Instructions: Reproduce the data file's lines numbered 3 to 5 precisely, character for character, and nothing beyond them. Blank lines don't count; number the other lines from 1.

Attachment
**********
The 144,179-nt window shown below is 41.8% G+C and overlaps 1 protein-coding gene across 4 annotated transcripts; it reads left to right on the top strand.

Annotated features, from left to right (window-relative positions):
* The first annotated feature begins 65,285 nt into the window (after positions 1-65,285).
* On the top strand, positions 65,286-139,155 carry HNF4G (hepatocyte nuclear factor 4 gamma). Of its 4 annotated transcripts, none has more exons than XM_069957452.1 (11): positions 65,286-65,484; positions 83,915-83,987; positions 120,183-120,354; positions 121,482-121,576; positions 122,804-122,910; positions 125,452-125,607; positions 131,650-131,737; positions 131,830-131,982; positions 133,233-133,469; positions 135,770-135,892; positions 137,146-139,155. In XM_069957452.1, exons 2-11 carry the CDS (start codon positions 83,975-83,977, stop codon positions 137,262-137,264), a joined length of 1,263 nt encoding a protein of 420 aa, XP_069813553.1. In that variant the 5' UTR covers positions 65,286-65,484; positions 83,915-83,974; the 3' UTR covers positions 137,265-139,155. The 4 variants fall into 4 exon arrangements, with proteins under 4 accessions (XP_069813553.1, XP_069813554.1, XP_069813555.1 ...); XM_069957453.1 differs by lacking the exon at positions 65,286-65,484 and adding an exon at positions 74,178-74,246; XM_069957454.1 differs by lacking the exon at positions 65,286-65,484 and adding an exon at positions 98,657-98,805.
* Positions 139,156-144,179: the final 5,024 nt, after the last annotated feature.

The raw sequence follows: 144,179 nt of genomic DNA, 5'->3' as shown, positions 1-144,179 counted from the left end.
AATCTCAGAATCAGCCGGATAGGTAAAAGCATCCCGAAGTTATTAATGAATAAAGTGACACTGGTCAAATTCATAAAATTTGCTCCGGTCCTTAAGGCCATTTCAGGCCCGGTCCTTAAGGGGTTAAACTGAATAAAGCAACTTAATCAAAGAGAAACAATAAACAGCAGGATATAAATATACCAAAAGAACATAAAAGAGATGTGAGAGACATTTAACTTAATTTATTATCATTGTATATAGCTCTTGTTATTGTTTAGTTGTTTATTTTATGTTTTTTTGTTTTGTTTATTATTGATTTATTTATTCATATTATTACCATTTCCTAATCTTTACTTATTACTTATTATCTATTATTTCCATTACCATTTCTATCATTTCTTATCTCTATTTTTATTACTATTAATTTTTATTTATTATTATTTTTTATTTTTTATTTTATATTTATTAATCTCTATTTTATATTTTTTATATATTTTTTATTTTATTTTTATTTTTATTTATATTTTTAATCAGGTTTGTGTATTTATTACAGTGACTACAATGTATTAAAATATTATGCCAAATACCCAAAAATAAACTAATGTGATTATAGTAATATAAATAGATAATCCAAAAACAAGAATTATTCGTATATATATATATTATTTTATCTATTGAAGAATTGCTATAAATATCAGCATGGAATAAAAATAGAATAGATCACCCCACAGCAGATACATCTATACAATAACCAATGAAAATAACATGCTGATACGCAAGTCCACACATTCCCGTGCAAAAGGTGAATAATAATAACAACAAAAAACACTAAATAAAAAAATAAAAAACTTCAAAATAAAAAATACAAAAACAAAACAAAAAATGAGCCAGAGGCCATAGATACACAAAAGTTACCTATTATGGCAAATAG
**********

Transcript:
* The first annotated feature begins 65,285 nt into the window (after positions 1-65,285).
* On the top strand, positions 65,286-139,155 carry HNF4G (hepatocyte nuclear factor 4 gamma). Of its 4 annotated transcripts, none has more exons than XM_069957452.1 (11): positions 65,286-65,484; positions 83,915-83,987; positions 120,183-120,354; positions 121,482-121,576; positions 122,804-122,910; positions 125,452-125,607; positions 131,650-131,737; positions 131,830-131,982; positions 133,233-133,469; positions 135,770-135,892; positions 137,146-139,155. In XM_069957452.1, exons 2-11 carry the CDS (start codon positions 83,975-83,977, stop codon positions 137,262-137,264), a joined length of 1,263 nt encoding a protein of 420 aa, XP_069813553.1. In that variant the 5' UTR covers positions 65,286-65,484; positions 83,915-83,974; the 3' UTR covers positions 137,265-139,155. The 4 variants fall into 4 exon arrangements, with proteins under 4 accessions (XP_069813553.1, XP_069813554.1, XP_069813555.1 ...); XM_069957453.1 differs by lacking the exon at positions 65,286-65,484 and adding an exon at positions 74,178-74,246; XM_069957454.1 differs by lacking the exon at positions 65,286-65,484 and adding an exon at positions 98,657-98,805.
* Positions 139,156-144,179: the final 5,024 nt, after the last annotated feature.